Theresa Costello, alumna of the Master’s Programme in Conservation and Restoration of Cultural Heritage at the UvA, has won the Rijksmuseum Migelien Gerritzen Thesis Award 2021 with her Master’s thesis, titled ‘Diagnostic Investigation into a Cracking Phenomenon on the Mouthpieces of Seventeenth-Eighteenth Century Glass Horns’. Costello graduated in the specialisation Glass and Ceramics conservation.
The jury unanimously selected Costello’s thesis because of its excellent academic quality in combination with a very convincing and clear presentation of the research outcomes. The two other nominees for the prize were Erica Loh (Contemporaty Art) and Jessica Carter (Paintings). Erica Loh’s investigation focused on the challenges of preserving botanical art and Jessica Carter performed research into smalt degradation in The Nightwatch by Rembrandt van Rijn.
Theresa Costello investigated the crack formation in the mouthpieces of historical glass horns by applying research techniques including macro-x-ray fluorescence, ion chromatography and fractography. Using these techniques she was able to determine the chemical composition of the surface of the glass and investigate the nature and source of the cracking. Working with a glass blower, Costello then created replicas of the glass horns. Her detailed study of the procedures of heating and cooling provided new insights into the origin and process of the crack formation.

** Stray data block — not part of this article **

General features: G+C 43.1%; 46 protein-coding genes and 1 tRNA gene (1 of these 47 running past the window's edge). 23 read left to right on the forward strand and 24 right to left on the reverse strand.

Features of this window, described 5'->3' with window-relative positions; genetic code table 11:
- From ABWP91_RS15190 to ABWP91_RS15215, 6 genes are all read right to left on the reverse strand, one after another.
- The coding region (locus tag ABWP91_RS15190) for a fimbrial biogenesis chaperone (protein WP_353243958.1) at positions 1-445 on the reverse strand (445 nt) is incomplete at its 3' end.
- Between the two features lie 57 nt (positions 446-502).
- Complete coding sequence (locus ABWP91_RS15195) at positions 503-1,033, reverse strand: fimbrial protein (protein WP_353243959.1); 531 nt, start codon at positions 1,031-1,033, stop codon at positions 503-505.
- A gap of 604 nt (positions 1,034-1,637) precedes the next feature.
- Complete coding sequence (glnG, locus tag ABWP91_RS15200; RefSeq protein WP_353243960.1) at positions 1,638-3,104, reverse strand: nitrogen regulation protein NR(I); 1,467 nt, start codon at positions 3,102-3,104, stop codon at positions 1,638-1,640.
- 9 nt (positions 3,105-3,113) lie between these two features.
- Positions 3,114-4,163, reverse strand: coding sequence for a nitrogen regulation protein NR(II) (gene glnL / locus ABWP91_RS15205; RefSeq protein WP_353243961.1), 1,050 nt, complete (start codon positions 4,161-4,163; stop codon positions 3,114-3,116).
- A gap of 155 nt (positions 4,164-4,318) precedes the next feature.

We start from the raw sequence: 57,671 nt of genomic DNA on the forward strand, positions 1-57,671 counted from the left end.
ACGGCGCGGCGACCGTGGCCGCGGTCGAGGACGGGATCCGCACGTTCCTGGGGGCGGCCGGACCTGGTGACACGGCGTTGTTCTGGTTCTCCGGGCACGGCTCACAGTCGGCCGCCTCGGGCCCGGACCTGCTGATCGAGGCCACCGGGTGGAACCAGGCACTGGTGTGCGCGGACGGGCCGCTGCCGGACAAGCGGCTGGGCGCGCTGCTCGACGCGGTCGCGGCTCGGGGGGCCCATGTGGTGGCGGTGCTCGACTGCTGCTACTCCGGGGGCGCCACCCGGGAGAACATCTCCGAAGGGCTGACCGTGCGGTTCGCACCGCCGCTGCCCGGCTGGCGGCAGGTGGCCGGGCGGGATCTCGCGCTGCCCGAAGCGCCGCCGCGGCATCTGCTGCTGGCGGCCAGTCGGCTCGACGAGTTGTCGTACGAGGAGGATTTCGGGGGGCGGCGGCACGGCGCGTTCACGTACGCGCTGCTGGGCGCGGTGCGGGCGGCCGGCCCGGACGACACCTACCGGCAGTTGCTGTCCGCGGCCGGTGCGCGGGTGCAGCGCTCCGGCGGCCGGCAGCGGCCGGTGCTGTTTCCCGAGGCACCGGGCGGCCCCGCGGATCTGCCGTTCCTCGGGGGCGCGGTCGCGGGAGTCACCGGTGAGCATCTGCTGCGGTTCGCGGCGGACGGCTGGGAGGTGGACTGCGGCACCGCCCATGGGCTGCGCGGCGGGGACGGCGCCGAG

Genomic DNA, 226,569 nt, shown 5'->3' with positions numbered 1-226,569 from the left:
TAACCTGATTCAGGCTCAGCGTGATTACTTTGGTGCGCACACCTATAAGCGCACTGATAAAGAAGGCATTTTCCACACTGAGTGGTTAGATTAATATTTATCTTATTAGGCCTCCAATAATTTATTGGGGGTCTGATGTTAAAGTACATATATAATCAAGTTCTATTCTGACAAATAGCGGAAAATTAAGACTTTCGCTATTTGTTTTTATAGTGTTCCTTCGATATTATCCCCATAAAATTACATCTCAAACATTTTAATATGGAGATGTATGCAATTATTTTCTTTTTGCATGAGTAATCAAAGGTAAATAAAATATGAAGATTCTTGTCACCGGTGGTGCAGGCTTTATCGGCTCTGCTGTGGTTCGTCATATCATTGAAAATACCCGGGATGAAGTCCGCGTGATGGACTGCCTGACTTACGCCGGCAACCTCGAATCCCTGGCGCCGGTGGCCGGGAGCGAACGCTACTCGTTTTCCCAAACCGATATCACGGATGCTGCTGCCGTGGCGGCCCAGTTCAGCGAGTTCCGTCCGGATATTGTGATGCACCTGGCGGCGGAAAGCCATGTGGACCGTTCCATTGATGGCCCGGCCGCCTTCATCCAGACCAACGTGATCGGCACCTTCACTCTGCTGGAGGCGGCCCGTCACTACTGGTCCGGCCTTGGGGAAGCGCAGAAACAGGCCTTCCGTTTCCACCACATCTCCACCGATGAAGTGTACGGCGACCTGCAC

Since 2013, the Rijksmuseum awards the Migelien Gerritzen Thesis Award to a Master’s student in Conservation and Restoration at the University of Amsterdam. The award consists of a cheque worth € 1.000, half of which is awarded to the recipient directly, while the other half can be redeemed after publication of the research in a professional journal for research in conservation and restoration.
The award was initiated by the Migelien Gerritzen Fund/Rijksmuseum Fund. This fund was established in rembrance of Migelien Gerritzen from the generous bequest donated after her death which supports educational projects in conservation, restoration and technical art history.
The University of Amsterdam is the only programme in the Netherlands that offers education in conservation-restoration according to European standards. It is an interdisciplinary programme aimed at students with a passion for cultural heritage, and a wish to combine theory and practice. The education trajectory starts with a two-year Master’s in Conservation and Restoration of Cultural Heritage which consists of nine conservation specialisations as well as a track in Technical Art History. After successful completion of the Master’s programme, conservation students complete their education as a conservator with the two-year Advanced Professional Programme.